About nine million years ago - two million years after the cat family first appeared in Asia - these successful predators invaded North America by crossing the Beringian land bridge connecting Siberia and Alaska, a team of geneticists writes in the journal Science today.
Later, several American cat lineages returned to Asia. With each migration, evolutionary forces morphed the pantherlike patriarch of all cats into a rainbow of species, from ocelots and lynxes to leopards, lions and the lineage that led to the most successful cat of all, even though it has mostly forsaken its predatory heritage: the cat that has induced people to pay for its board and lodging in return for frugal displays of affection.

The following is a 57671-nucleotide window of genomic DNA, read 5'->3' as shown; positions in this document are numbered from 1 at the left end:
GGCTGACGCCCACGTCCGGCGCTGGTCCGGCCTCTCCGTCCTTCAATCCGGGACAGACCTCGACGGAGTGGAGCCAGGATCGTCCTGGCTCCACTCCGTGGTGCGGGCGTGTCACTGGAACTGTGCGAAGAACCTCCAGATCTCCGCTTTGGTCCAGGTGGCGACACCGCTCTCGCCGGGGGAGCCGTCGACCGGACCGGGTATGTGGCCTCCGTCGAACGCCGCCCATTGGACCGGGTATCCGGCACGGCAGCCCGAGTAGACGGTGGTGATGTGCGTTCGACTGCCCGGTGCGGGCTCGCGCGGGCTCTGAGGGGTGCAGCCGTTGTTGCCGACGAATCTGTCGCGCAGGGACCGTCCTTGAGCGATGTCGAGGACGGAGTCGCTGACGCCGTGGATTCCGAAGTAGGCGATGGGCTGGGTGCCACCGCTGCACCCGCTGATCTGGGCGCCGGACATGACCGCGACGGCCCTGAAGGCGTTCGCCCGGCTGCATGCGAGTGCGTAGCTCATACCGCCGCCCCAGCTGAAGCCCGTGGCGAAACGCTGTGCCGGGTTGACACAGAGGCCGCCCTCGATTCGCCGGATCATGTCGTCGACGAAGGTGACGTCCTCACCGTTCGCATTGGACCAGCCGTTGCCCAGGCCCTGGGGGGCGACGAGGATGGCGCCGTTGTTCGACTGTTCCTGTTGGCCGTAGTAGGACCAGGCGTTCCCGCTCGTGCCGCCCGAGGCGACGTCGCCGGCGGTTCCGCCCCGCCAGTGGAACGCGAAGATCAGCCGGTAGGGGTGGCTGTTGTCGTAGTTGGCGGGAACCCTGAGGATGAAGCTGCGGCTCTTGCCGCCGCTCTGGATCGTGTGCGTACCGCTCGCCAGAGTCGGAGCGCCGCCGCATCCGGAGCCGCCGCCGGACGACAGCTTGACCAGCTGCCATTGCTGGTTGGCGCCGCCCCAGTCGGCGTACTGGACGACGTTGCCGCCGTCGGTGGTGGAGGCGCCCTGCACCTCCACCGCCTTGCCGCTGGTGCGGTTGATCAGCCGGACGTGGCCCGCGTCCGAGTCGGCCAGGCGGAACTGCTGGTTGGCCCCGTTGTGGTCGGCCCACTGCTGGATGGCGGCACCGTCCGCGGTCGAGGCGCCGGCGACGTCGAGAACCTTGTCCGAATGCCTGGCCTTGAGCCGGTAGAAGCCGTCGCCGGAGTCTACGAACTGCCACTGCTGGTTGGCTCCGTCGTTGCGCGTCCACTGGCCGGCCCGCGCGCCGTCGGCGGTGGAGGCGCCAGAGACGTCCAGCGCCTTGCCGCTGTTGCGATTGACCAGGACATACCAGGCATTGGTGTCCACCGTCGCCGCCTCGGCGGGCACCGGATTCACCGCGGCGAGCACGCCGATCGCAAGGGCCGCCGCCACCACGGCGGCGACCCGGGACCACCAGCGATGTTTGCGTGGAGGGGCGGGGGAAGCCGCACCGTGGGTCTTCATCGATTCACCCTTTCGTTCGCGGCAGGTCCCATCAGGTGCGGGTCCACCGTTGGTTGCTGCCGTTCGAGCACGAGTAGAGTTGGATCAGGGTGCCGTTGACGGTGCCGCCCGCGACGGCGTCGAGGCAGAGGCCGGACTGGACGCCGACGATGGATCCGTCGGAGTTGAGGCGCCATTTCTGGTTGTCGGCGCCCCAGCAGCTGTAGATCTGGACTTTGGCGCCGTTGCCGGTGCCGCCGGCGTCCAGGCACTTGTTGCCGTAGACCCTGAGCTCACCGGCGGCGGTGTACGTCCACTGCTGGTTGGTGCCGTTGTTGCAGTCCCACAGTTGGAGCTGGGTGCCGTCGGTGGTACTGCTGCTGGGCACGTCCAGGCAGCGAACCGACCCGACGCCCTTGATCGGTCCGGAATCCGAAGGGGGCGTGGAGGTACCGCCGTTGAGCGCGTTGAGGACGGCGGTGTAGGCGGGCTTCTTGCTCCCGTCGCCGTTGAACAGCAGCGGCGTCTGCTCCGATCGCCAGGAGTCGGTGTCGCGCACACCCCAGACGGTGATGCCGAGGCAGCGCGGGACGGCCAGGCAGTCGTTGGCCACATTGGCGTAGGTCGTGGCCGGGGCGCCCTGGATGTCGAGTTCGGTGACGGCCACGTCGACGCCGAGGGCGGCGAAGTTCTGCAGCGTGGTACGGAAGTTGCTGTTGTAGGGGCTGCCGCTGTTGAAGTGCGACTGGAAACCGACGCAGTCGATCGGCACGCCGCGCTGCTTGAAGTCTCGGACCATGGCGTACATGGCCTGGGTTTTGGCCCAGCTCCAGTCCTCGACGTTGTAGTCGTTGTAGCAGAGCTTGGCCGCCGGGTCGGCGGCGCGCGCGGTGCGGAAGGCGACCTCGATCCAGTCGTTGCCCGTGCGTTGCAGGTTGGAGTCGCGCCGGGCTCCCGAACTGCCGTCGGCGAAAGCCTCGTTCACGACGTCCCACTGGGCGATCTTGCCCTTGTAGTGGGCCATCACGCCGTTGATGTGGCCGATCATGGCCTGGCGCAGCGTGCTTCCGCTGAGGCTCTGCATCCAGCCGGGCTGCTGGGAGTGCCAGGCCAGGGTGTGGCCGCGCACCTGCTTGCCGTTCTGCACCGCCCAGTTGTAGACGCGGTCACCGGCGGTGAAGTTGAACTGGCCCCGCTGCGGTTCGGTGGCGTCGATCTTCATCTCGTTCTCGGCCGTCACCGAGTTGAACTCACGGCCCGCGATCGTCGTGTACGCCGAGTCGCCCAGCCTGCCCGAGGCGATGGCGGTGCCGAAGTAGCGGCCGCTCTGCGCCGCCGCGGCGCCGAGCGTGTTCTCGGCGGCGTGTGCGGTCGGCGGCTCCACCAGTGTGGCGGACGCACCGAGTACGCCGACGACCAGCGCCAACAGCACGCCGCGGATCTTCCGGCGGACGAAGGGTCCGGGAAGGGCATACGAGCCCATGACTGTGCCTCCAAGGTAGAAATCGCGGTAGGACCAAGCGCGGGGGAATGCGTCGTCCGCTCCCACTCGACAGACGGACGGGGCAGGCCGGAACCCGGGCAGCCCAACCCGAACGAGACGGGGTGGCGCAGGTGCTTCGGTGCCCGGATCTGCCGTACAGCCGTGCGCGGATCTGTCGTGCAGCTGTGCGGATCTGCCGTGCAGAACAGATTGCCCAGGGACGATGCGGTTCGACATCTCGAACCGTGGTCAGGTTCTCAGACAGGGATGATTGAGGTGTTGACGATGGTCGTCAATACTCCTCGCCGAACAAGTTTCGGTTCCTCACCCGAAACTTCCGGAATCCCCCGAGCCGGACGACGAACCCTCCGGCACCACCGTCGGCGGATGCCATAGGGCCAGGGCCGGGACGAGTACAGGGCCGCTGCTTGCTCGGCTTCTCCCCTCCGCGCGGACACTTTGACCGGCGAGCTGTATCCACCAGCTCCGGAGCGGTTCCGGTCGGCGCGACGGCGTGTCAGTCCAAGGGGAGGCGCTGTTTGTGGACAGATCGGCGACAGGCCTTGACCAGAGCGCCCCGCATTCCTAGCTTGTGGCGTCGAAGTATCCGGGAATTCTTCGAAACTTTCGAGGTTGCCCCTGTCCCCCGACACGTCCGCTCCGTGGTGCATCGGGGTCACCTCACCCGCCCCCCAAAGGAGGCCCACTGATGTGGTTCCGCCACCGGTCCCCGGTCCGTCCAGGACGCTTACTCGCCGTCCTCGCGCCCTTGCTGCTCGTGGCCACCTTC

This new history of the family, known as Felidae, is based on DNA analyses of the 37 living species performed by Warren E. Johnson and Stephen J. O'Brien of the National Cancer Institute and colleagues elsewhere.
Of course the article includes the obligatory anti-cat slam with the "frugal displays of affection" line.